T20 Big Bash League Action from Australia Building Audiences

The game of Twenty20 cricket evolves very quickly. Statistics/previous game trends can change within a series or a calendar year. And so too the numbers who walk-up to cricket matches where it seems in 2016 that fans have voted with their feet, and little seems to be halting the T20 Big Bash League from building audiences locally and across the cricketing globe.

It appears that this year’s league has captivated audiences so far, with records broken on both sides of the continent where viewers have enjoyed watching batsmen clobber a white ball over the long fence. The game of T20 is that simple really.

Figures from the BBL webpage show increases in patronage at Adelaide and especially Perth where figures show close to 40,000 fans have attended the Scorchers’ two Big Bash League games. Attendance of 20,553 at the club’s season opener falling just shy of the Perth’s home attendance record of 20,783

In the lucrative Sydney television audience figures, good news was reported by Cricket Australia. The opening match of the KFC Big Bash League’s fifth season was a ‘ratings smash’ with more than 1.5 million people tuning in for the Sydney derby between the Thunder and the Sixers.

With such improved numbers, the game looks to be in a healthy position, and many games have been completed with packed houses. Audiences have been fantastic since the Christmas break and might gladly continue for the league, with some local derby matches like the recent Melbourne Stars v Renegades which exceeded all expectations: 80,883 attended the MCG match on Saturday night.

The quality of cricket has seen game highlights flooding Sports News headlines around the globe which is a great advertisement for the game in general. Plus, the T20 World Cup is just around the corner, so it is the best exposure money can buy.

With many more highlights set for this 2016 summer, that will have patrons returning after this season concludes in just one game or two’s exposure as they are ‘bedazzled’ by the atmosphere and grandiose stage. It is an event now, a place to be seen and it translates well at the ground. Today you see the players with more realism, in-close camera work up on stadium big screens. More interaction with active players on-field now includes television microphones worn by players that certainly adds to the evening’s audio for those watching in the comfort of home, at a club or bar.

Imported stars such as Chris Gayle and Kevin Pietersen now often wear microphones which produces some compelling television viewing. This results in conversation and banter where; as an example, Pietersen beckoning he would dream that Gayle might ‘pop’ the ball up for an easy catch, and summarily, Gayle acquiesced. It was almost surreal but it was sports entertainment indeed.

Beside those two stars, the BBL is full of current  T20 players from Australian State sides like Travis Head, as well as full former Internationals like Shane Watson who add local flavour and bring attention to the league. For all that exposure, 2015/2016 looks to be the season that this competition finally benefits from an audience who have a wider choice today.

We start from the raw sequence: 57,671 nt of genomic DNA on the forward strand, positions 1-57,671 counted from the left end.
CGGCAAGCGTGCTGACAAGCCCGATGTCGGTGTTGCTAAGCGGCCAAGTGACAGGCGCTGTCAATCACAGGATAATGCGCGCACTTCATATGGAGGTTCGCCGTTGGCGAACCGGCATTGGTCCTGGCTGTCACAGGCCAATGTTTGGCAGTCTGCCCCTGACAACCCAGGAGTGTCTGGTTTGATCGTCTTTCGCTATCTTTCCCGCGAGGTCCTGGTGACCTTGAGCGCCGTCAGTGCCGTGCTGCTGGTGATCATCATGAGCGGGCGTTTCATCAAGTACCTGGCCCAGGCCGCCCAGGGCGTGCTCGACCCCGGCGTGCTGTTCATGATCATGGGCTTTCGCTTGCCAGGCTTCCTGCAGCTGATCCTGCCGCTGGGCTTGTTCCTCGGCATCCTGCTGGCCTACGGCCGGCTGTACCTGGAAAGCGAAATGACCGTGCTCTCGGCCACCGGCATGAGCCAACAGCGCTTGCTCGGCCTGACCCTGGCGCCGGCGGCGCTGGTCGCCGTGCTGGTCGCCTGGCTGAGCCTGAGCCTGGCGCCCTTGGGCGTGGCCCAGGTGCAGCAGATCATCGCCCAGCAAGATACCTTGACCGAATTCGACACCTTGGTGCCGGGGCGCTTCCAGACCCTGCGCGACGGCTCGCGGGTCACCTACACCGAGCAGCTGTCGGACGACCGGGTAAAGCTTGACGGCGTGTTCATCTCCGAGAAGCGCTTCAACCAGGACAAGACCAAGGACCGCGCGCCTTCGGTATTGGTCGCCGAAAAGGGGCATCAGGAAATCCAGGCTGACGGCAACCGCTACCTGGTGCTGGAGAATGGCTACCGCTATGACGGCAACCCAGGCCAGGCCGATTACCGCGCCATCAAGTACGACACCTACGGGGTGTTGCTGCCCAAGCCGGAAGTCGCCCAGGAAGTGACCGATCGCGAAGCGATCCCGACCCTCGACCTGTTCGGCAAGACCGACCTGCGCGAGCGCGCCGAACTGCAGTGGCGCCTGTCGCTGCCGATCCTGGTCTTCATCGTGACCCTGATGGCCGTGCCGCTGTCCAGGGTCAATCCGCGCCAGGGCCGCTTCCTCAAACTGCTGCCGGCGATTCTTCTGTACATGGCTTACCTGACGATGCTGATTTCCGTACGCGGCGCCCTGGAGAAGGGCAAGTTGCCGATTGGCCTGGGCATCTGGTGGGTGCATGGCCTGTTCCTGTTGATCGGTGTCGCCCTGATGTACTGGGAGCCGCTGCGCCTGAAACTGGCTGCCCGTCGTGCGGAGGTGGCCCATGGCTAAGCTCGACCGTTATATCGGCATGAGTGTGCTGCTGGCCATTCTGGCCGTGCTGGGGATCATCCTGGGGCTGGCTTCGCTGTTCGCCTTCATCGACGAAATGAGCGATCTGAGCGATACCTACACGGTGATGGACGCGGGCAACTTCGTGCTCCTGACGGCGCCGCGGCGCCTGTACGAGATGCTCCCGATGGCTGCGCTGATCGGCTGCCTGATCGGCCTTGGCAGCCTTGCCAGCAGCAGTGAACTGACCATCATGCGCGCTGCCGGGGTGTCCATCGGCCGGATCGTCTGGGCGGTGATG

The market that T20 is competing against are sports like basketball and football. There are also competing cricket series; with the series between South Africa and England and the local Australia vs West Indies Test series to distract them. This choice, including New Zealand vs Sri Lanka ODI series, has defined the strong numbers benefiting higher broadcast figures and spectators.

From a viewer’s perspective, the game is wide-ranging, fast-paced (aimed directly at the consumer) and brings the crowd into the game much more. By engaging with ‘the paying customer’ the KFC Big Bash producers have created an audience who watch both at the ground and even remotely; enjoying highlights post-game or the next morning. The satisfaction level is high.


Some of the latest matches have been well constructed too, with entertaining innings and some close results. Bristling batsmen like Adelaide’s Travis Head have created interest with some amazing performances. Head scored 101 not out against the Sixers. Hitting 56 runs from his last 15 balls as follows; 4, 6, 4, 6, 6, 1, 0, 2, 2, 6, 0, 1, 6, 6, 6.

The audience in all sports is critical to their success. The BBL was launched five years ago to much fanfare but has realized in that period that the viewer is not an automatic component. They need to be respected and provided a product that is higher than standard. A 2015/2016 vintage of the BBL tastes sweeter than 24 months ago.

Matured, better captivated and engaged, the proof is in the results on the field, and building audiences in key markets and states, the competition has plenty of attention. Good results are bolstering this sentiment. The action and huge sixes that have sailed over the Gabba roofline agree.

The numbers are good for the BBL right now and the play on the ground must accentuate the positive.